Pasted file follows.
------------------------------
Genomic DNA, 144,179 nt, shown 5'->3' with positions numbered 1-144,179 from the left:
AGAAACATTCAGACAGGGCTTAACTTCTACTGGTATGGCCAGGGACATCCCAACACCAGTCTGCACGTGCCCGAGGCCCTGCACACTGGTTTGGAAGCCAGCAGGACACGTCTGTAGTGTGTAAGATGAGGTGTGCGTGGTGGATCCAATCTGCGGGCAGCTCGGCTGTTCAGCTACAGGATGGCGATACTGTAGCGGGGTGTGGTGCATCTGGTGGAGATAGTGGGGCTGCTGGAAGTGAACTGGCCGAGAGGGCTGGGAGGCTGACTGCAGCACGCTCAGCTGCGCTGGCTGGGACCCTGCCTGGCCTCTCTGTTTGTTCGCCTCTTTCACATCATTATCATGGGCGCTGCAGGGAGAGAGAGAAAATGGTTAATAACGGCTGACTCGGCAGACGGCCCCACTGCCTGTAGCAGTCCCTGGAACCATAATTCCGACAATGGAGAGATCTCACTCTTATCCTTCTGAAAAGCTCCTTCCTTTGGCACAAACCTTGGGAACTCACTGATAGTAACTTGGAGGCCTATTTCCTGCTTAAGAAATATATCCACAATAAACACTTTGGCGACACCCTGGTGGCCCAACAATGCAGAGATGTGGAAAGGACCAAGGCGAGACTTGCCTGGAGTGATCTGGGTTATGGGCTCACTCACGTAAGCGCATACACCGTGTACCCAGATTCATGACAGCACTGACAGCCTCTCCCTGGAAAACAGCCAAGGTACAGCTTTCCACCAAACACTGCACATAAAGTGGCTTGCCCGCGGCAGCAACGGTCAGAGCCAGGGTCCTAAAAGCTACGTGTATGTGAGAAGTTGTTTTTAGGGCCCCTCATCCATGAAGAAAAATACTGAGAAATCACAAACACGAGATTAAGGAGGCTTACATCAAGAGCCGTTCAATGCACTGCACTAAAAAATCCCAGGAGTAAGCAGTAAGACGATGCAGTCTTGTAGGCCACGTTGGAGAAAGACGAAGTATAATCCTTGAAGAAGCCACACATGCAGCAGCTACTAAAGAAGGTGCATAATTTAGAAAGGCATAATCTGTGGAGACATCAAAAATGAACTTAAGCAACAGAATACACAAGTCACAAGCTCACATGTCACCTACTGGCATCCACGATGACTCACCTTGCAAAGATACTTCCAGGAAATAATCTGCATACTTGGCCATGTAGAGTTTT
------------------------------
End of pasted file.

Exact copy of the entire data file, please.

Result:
Genomic DNA, 144,179 nt, shown 5'->3' with positions numbered 1-144,179 from the left:
AGAAACATTCAGACAGGGCTTAACTTCTACTGGTATGGCCAGGGACATCCCAACACCAGTCTGCACGTGCCCGAGGCCCTGCACACTGGTTTGGAAGCCAGCAGGACACGTCTGTAGTGTGTAAGATGAGGTGTGCGTGGTGGATCCAATCTGCGGGCAGCTCGGCTGTTCAGCTACAGGATGGCGATACTGTAGCGGGGTGTGGTGCATCTGGTGGAGATAGTGGGGCTGCTGGAAGTGAACTGGCCGAGAGGGCTGGGAGGCTGACTGCAGCACGCTCAGCTGCGCTGGCTGGGACCCTGCCTGGCCTCTCTGTTTGTTCGCCTCTTTCACATCATTATCATGGGCGCTGCAGGGAGAGAGAGAAAATGGTTAATAACGGCTGACTCGGCAGACGGCCCCACTGCCTGTAGCAGTCCCTGGAACCATAATTCCGACAATGGAGAGATCTCACTCTTATCCTTCTGAAAAGCTCCTTCCTTTGGCACAAACCTTGGGAACTCACTGATAGTAACTTGGAGGCCTATTTCCTGCTTAAGAAATATATCCACAATAAACACTTTGGCGACACCCTGGTGGCCCAACAATGCAGAGATGTGGAAAGGACCAAGGCGAGACTTGCCTGGAGTGATCTGGGTTATGGGCTCACTCACGTAAGCGCATACACCGTGTACCCAGATTCATGACAGCACTGACAGCCTCTCCCTGGAAAACAGCCAAGGTACAGCTTTCCACCAAACACTGCACATAAAGTGGCTTGCCCGCGGCAGCAACGGTCAGAGCCAGGGTCCTAAAAGCTACGTGTATGTGAGAAGTTGTTTTTAGGGCCCCTCATCCATGAAGAAAAATACTGAGAAATCACAAACACGAGATTAAGGAGGCTTACATCAAGAGCCGTTCAATGCACTGCACTAAAAAATCCCAGGAGTAAGCAGTAAGACGATGCAGTCTTGTAGGCCACGTTGGAGAAAGACGAAGTATAATCCTTGAAGAAGCCACACATGCAGCAGCTACTAAAGAAGGTGCATAATTTAGAAAGGCATAATCTGTGGAGACATCAAAAATGAACTTAAGCAACAGAATACACAAGTCACAAGCTCACATGTCACCTACTGGCATCCACGATGACTCACCTTGCAAAGATACTTCCAGGAAATAATCTGCATACTTGGCCATGTAGAGTTTT